Friday On The Farm | May's Edition: Planting & Breeding Season
Welcome to the another ‘Friday On The Farm!’ This is an update from Hannah about things that are happening on our farm and local farms in our area during this time of year.
We are highlighting planting season and breeding season in this month's ‘Friday On The Farm.’
Planting season can stretch out over a long period of time. Farmers work to plant seeds in the ground to grow mostly corn and soybeans in our area. The weather plays a huge part in this as it is a delicate balance between waiting for the soil to be the right temperature and being thankful for rain and potentially getting too much rain. It's a ‘hurry-up-and-wait’ and 'go-go-go' time of the year! We do not plant any fields, so I don't have much content to share, but YouTube blogger and farmer, Laura Farms, shares great information on topics related to row-crop farming. You can view her videos by clicking here.
Breeding season is also happening right now for our cattle! Exciting news… Eric and I just bought our first momma cows that we will breed for the first time this breeding season and they will calve in nine months! I am very excited to have our first cows and even more excited for the baby calves!
Breeding season can be at different times of the year, but most producers in Nebraska do it at this time or a little earlier. Breeding season usually includes getting all the cows bred with artificial insemination or a bull.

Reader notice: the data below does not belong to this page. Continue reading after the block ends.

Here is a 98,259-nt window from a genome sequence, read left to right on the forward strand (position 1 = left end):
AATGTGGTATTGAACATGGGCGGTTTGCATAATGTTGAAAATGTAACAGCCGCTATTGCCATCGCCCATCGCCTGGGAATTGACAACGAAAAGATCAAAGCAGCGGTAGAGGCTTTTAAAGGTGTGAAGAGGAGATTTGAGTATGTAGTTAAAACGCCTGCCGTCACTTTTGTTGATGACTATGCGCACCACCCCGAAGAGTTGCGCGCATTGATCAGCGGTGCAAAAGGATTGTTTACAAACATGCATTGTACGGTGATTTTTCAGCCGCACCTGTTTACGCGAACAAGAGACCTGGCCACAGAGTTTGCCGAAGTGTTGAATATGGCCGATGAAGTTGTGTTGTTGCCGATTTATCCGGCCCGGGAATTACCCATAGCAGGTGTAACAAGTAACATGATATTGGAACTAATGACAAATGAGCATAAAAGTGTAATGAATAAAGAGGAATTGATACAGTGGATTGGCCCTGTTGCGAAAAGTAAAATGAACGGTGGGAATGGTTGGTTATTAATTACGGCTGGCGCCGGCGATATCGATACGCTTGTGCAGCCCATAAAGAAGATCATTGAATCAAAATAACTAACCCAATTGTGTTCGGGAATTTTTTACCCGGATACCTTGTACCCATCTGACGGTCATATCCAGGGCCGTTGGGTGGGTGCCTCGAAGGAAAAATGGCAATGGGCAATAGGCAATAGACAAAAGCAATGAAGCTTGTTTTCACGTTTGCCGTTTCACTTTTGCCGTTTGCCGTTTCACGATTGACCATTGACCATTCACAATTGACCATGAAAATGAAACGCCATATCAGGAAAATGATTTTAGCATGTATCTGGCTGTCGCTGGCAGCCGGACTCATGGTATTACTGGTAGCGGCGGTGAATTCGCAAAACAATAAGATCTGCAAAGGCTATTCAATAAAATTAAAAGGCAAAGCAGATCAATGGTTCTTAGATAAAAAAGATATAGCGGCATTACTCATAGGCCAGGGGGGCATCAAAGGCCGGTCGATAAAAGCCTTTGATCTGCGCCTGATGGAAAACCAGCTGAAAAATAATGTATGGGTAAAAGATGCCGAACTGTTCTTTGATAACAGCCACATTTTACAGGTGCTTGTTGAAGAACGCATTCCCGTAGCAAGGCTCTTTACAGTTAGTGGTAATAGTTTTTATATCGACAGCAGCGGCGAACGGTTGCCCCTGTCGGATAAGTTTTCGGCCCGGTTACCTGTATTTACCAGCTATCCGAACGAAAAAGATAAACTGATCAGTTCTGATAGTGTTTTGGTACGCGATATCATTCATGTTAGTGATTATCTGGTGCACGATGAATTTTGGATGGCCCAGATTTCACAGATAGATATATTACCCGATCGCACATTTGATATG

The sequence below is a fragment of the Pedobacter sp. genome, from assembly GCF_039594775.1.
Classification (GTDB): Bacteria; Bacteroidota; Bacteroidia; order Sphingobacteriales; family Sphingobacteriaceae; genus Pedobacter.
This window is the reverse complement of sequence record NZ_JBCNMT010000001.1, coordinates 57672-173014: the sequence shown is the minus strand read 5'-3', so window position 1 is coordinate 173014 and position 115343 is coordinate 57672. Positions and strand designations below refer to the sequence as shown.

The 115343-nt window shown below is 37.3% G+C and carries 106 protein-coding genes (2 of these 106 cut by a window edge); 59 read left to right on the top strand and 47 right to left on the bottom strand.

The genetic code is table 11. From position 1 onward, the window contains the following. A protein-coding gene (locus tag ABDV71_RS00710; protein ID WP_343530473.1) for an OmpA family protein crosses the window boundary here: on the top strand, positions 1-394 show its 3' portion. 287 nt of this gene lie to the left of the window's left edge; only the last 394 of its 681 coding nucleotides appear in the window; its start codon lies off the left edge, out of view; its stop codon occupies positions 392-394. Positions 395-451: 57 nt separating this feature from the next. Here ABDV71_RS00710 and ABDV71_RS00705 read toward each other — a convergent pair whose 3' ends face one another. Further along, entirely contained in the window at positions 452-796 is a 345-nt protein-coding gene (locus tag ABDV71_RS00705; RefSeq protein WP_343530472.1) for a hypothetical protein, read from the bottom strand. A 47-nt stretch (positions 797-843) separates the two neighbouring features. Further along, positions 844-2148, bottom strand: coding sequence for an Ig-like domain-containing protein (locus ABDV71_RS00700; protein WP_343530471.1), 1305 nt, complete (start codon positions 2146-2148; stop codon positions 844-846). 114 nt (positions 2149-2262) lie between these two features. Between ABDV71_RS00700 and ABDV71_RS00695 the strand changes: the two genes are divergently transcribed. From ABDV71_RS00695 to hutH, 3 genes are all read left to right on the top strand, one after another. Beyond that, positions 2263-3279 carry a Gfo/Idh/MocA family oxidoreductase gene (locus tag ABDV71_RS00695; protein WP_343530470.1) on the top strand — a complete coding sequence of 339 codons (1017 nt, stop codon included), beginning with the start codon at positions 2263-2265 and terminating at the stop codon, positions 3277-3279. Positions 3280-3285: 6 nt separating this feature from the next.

Artificial insemination is when we use frozen semen of bulls with superior genetics to breed the cows. This is done to improve genetics, decrease the chance of animals getting hurt during breeding, and decrease the risk of spreading disease. We picked a bull with great genetics for beef quality and low birth weight to breed with this year. We choose a low birth-weight bull specifically because our newly purchased cattle are first-time calving heifers. If you'd like to see the bull we chose this year, click here.
Since artificial insemination has a lower chance of ‘sticking’ we use a live bull to graze with the heifers and breed any that didn't get bred the first time. This is referred to as a ‘clean up’ bull.
Cattle have a 9-month gestation time, so we are planning to breed them the beginning of June and we will expect calves the next spring!
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